|1998 NCAA Division I-A season|
|Number of teams||112|
|Preseason AP No. 1||Ohio State|
|Duration||December 19, 1998 – |
January 4, 1999
|Heisman Trophy||Ricky Williams (running back, Texas)|
|Bowl Championship Series|
|1999 Fiesta Bowl|
|Site||Sun Devil Stadium,|
|Division I-A football seasons|
The 1998 NCAA Division I-A football season, play of college football in the United States organized by the National Collegiate Athletic Association at the Division I-A level, began in late summer 1998 and culminated with the major bowl games in early January 1999. It was the first season of the Bowl Championship Series (BCS), which saw the Tennessee Volunteers win the national championship, one year after star quarterback Peyton Manning left for the National Football League (NFL). Tennessee defeated the Florida State Seminoles, 23–16, in the Fiesta Bowl in Tempe, Arizona, to secure the inaugural BCS National Championship.
The BCS combined elements of the old Bowl Coalition and the Bowl Alliance it replaced. The agreement existed between the Rose, Fiesta, Sugar, and Orange bowl games, with the Cotton Bowl Classic diminishing in status since the breakup of the Southwest Conference. Like the Bowl Alliance, a national championship game would rotate between the four bowls, with the top two teams facing each other. These teams were chosen based upon a BCS poll, combining the AP Poll, the Coaches Poll, and a computer component. The computer factored in things such as strength of schedule, margin of victory, and quality wins without taking into account time (in other words, a loss early in the season and a loss late in the season were on equal footing). Like the Bowl Coalition, the BCS bowls not hosting the national championship game would retain their traditional conference tie-ins.
The first run of the Bowl Championship Series was not without controversy as Kansas State finished third in the final BCS standings, but was not invited to a BCS bowl game. Ohio State (ranked 4th) and two-loss Florida (8th) received the at-large bids instead. Also, Tulane went undefeated, but finished 10th in the BCS standings and was not invited to a BCS bowl because of their low strength of schedule.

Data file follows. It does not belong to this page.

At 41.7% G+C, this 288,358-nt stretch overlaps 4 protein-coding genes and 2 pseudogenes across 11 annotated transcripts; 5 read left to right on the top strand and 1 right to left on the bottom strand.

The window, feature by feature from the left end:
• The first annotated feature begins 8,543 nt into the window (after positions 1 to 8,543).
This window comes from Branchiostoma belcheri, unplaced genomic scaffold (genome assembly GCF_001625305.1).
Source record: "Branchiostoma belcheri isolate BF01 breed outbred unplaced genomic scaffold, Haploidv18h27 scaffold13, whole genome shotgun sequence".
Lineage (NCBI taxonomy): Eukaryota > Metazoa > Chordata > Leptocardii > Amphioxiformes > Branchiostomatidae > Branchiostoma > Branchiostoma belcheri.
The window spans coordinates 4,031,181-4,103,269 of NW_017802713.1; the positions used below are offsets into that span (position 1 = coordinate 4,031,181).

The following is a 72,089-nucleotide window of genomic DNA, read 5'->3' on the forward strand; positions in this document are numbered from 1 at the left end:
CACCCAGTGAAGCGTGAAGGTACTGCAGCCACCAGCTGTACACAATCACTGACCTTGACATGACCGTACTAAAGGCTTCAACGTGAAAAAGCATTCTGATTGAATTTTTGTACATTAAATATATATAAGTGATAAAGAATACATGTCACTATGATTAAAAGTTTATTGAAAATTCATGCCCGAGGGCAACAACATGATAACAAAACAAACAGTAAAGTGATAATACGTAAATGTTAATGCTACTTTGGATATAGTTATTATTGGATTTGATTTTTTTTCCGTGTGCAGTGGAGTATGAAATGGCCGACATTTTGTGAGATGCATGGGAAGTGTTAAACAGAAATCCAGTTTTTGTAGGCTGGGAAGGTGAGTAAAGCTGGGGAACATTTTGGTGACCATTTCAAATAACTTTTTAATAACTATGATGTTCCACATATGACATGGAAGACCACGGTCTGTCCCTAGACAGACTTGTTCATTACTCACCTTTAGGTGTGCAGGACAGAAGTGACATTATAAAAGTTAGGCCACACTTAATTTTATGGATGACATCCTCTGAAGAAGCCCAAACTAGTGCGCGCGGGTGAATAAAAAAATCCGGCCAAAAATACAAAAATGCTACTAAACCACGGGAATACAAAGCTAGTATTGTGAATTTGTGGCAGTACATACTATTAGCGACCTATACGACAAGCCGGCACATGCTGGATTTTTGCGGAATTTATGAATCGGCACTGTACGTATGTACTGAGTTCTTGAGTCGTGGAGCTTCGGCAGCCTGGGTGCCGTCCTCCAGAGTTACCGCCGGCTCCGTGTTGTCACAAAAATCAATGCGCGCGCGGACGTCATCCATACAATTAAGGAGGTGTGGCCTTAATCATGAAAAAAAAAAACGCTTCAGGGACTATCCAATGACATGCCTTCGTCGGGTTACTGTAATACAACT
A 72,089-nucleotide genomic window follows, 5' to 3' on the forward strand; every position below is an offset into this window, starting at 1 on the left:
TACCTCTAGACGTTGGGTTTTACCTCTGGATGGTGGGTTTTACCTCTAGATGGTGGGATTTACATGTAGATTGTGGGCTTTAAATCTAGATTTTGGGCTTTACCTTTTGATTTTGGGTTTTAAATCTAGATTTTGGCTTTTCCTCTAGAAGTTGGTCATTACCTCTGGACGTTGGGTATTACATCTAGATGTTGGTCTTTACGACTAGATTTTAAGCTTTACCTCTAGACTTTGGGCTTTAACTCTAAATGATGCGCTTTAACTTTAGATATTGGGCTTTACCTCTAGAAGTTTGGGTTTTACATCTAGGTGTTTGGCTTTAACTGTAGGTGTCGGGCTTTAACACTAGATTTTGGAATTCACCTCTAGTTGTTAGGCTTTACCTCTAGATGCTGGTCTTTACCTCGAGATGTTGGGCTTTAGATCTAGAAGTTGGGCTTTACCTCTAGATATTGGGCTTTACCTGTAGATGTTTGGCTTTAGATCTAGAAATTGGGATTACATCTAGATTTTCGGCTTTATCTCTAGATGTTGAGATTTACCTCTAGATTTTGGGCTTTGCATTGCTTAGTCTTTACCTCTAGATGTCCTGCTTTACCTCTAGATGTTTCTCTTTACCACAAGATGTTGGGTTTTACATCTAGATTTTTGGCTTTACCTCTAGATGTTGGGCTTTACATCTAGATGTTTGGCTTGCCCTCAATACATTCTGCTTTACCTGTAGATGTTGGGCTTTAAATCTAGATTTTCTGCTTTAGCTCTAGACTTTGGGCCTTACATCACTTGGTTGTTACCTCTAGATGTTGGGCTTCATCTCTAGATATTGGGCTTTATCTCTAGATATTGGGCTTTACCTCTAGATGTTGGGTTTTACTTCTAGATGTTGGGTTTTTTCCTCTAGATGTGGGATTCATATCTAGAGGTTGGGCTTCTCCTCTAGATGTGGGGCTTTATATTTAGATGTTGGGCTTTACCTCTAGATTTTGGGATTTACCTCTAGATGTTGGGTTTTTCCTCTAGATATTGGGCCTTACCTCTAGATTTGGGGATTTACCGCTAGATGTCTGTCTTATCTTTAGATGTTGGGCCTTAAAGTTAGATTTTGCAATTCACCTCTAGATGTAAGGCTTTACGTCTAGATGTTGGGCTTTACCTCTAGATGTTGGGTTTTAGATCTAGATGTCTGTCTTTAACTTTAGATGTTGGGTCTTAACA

The following rule changes were adopted by the NCAA Rules Committee during their 1998 meeting:
- Defensive players are allowed to recover and advance backward passes. Previously the defense was only allowed to recover but not advance backward passes.
- Illegal touching of a forward pass by an ineligible receiver is a five-yard penalty from the previous spot but no loss-of-down.
- Defensive players may not rough an offensive player in position to receive a backward pass (i.e. trail man on option play).
- Standardized uniform recognition regarding memorializing of deceased or severely ill teammates/coaches.
- Eyeshields must be clear.
- The titles of side judge and field judge were swapped, with the field judge now working on the same side of the field as the line judge (and ruling on placements with the back judge), and the side judge on the same side as the head linesman. Coincidentally, the NFL swapped the titles of back judge and field judge to match the NCAA prior to its 1998 season.
Conference and program changes
With no teams upgrading from Division I-AA, the number of Division I-A schools was fixed at 112.
- Army broke away from almost one hundred years of tradition as an independent, joining Conference USA.
|School||1997 Conference||1998 Conference|
|Army Cadets||I-A Independent||Conference USA|
Rankings are from the AP Poll.
Heisman Trophy voting
The Heisman Memorial Trophy Award is given to the
- 2. Michael Bishop, Kansas St. (792 points)
- 3. Cade McNown, UCLA (696 points)
- 4. Tim Couch, Kentucky (527 points)
- 5. Donovan McNabb, Syracuse (232 points)
Other major awards
- Maxwell Award (College Player of the Year) - Ricky Williams, Texas
- Walter Camp Award (Back) - Ricky Williams, Texas
- Davey O'Brien Award (Quarterback) - Michael Bishop, Kansas St.
- Johnny Unitas Golden Arm Award (Senior Quarterback) - Cade McNown, UCLA
- Doak Walker Award (Running Back) - Ricky Williams, Texas
- Fred Biletnikoff Award (Wide Receiver) - Troy Edwards, Louisiana Tech
- Bronko Nagurski Trophy (Defensive Player) - Champ Bailey, Georgia
- Chuck Bednarik Award - Dat Nguyen, Texas A&M
- Dick Butkus Award (Linebacker) - Chris Claiborne, USC
- Lombardi Award (Lineman or Linebacker) - Dat Nguyen, Texas A&M
- Outland Trophy (Interior Lineman) - Kris Farris, UCLA
- Jim Thorpe Award (Defensive Back) - Antoine Winfield, Ohio St.
- Lou Groza Award (Placekicker) - Sebastian Janikowski, Florida St.
- Paul "Bear" Bryant Award - Bill Snyder, Kansas St.
- Football Writers Association of America Coach of the Year Award - Phillip Fulmer, Tennessee